- The IMF announced it had reduced its outlook on the global economy to a 3.7% growth rate for this year and next, down 0.2% from what it had originally predicted in July.
- The organization’s assessment applies to the 19 nations of the European Union, as well as all countries in Central and Eastern Europe, Latin America, the Middle East and Sub-Saharan Africa.
- The IMF expects the US economy to continue growing this year at 2.9%, but sees that rate falling to 2.5% next year amid the country’s escalating trade war with China.
- While the IMF’s outlook for the Chinese economy stayed at 6.6% this year, its forecast for next year of 6.2% represents the slowest growth rate the Asian country has seen since 1990.
WASHINGTON — The International Monetary Fund is downgrading its outlook for the world economy, citing rising interest rates and growing tensions over trade.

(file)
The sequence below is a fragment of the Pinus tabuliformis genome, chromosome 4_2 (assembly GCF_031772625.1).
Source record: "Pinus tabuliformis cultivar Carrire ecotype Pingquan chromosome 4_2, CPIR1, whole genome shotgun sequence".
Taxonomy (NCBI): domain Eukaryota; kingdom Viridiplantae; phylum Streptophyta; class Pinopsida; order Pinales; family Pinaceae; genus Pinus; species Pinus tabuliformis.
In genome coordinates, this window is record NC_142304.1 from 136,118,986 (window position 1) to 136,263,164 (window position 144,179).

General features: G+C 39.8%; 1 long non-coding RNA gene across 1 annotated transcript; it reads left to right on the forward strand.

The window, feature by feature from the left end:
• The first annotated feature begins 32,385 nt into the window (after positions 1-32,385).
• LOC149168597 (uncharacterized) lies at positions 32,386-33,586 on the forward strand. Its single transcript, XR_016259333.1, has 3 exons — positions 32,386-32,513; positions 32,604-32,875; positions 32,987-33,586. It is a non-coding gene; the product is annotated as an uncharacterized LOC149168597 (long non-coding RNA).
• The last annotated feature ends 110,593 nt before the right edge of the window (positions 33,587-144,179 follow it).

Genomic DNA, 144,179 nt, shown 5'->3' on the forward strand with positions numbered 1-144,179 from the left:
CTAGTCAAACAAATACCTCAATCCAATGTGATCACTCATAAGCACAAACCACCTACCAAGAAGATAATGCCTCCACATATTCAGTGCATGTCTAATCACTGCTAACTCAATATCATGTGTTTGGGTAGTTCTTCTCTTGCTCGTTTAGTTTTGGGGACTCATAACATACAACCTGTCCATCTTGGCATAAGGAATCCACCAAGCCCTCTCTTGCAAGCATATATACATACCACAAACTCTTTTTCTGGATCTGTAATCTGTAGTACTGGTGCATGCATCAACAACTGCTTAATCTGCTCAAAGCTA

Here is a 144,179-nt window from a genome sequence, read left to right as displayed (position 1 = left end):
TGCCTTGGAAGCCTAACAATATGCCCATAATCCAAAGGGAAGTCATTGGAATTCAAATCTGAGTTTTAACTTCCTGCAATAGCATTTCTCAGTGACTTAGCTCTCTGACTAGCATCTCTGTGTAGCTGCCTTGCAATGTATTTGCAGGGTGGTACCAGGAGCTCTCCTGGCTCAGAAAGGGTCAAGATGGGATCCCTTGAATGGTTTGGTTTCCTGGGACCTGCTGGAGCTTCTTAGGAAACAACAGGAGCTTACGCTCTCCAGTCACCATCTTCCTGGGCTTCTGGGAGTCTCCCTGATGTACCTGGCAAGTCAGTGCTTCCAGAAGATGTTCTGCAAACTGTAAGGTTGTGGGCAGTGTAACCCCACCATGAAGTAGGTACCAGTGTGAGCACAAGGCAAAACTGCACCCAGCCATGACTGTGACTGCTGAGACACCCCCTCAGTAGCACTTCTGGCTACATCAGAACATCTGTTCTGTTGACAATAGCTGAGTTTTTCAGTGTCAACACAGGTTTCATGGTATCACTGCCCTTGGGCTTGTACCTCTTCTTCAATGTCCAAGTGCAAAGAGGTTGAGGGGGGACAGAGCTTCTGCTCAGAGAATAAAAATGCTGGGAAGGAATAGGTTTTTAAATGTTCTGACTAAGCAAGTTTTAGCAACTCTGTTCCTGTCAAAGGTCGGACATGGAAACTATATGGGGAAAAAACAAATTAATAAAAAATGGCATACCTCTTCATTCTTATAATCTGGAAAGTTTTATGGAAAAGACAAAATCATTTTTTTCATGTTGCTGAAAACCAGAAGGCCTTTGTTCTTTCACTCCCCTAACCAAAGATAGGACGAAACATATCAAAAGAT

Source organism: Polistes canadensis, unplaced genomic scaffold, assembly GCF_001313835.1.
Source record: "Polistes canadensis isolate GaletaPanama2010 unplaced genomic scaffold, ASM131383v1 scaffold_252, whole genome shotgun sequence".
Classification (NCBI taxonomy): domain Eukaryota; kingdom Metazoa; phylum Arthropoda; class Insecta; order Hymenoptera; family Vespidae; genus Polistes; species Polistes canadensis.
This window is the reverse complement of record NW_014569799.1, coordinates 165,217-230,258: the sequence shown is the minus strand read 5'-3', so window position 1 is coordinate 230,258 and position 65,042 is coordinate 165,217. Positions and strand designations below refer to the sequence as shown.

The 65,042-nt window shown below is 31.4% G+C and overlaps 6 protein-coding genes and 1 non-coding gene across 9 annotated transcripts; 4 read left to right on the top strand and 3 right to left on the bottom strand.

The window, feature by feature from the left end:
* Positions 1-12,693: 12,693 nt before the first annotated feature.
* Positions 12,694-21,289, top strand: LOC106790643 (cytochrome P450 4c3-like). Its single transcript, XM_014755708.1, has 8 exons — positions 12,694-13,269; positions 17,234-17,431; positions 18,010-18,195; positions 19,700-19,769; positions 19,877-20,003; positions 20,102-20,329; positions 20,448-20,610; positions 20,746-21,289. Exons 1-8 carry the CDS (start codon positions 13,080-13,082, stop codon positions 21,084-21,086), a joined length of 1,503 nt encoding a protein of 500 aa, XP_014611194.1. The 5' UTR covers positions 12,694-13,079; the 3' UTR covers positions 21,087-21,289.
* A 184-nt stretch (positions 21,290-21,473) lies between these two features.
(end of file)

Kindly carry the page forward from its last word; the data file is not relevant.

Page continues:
The IMF said Monday that the global economy will grow 3.7 percent this year, the same as in 2017 but down from the 3.9 percent it was forecasting for 2018 in July. It slashed its outlook for the 19 countries that use the euro currency and for Central and Eastern Europe, Latin America, the Middle East and Sub-Saharan Africa.
The report comes on the eve of the Oct. 12-14 meetings in Bali, Indonesia, of the IMF and its sister lending organization, the World Bank.
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